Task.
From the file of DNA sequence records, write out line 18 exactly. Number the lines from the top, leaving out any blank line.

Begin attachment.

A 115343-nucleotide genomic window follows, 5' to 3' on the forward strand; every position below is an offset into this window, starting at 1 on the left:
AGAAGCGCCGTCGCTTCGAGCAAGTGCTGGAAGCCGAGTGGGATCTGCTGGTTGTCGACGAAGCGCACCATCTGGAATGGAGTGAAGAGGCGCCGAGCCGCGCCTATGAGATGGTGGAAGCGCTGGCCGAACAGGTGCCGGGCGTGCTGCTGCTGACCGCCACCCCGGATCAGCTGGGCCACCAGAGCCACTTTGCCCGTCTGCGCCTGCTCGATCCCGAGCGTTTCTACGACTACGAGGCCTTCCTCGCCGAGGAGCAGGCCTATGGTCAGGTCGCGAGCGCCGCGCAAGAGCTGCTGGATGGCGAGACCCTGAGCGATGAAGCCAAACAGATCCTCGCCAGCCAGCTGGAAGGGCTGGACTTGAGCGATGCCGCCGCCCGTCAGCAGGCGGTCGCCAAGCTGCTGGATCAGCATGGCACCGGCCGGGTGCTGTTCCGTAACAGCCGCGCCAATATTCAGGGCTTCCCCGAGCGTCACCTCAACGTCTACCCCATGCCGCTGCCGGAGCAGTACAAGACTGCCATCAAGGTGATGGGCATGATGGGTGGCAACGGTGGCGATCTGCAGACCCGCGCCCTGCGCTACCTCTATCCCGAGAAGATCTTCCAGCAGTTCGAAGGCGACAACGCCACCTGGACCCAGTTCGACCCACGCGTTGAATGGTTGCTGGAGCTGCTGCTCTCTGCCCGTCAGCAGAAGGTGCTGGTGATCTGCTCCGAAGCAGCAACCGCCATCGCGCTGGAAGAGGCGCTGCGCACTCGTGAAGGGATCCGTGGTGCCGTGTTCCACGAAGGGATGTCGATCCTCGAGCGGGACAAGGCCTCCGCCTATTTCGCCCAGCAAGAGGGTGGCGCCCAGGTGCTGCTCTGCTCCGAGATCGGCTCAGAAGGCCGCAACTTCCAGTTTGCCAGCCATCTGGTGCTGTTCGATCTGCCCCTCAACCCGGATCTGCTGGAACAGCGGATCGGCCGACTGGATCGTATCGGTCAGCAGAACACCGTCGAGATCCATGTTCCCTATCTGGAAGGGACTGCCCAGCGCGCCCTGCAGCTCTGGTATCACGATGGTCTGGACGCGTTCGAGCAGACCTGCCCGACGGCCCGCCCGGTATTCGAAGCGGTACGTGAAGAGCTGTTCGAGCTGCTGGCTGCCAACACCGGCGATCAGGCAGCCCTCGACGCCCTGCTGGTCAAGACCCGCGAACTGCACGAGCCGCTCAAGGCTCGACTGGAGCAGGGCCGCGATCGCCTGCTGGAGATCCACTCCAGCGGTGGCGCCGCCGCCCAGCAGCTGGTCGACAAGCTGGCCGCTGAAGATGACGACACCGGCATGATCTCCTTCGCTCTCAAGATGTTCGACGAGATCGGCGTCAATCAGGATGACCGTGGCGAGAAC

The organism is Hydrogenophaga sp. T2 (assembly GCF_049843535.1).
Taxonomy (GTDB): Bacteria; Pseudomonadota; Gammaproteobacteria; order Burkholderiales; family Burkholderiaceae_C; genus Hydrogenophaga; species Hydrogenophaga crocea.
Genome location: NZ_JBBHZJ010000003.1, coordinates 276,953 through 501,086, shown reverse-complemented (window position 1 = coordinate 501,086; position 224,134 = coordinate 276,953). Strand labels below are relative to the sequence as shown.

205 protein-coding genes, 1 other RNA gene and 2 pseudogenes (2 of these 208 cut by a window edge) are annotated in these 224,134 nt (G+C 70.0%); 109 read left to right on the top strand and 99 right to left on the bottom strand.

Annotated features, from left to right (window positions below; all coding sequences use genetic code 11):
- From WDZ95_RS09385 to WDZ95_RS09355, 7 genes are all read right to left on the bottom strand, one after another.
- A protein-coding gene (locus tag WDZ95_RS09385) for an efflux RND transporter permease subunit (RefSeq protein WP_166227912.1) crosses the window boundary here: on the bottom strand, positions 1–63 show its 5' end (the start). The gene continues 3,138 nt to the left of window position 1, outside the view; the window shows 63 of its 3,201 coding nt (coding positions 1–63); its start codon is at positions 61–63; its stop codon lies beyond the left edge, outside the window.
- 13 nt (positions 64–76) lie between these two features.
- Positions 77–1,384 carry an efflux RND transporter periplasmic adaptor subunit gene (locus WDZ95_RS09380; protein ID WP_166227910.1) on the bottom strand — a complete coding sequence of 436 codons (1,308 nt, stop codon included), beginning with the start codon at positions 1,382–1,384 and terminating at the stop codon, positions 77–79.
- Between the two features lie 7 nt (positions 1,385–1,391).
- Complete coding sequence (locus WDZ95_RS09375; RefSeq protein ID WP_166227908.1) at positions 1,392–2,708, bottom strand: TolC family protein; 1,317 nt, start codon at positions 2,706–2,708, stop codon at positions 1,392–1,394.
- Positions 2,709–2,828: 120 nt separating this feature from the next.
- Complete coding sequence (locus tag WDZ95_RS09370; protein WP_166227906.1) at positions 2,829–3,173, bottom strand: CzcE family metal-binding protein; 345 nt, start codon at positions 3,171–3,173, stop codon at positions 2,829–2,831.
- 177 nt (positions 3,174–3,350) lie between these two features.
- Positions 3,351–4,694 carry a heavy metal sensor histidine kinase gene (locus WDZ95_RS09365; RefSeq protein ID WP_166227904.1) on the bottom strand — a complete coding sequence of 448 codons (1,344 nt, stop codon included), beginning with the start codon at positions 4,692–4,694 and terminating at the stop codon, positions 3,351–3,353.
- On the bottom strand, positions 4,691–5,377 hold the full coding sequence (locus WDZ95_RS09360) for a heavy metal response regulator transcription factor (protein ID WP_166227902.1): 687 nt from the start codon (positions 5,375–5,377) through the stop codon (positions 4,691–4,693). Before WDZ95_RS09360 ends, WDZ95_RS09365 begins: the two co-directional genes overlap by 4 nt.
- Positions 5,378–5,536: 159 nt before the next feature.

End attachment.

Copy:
- On the bottom strand, positions 4,691–5,377 hold the full coding sequence (locus WDZ95_RS09360) for a heavy metal response regulator transcription factor (protein ID WP_166227902.1): 687 nt from the start codon (positions 5,375–5,377) through the stop codon (positions 4,691–4,693). Before WDZ95_RS09360 ends, WDZ95_RS09365 begins: the two co-directional genes overlap by 4 nt.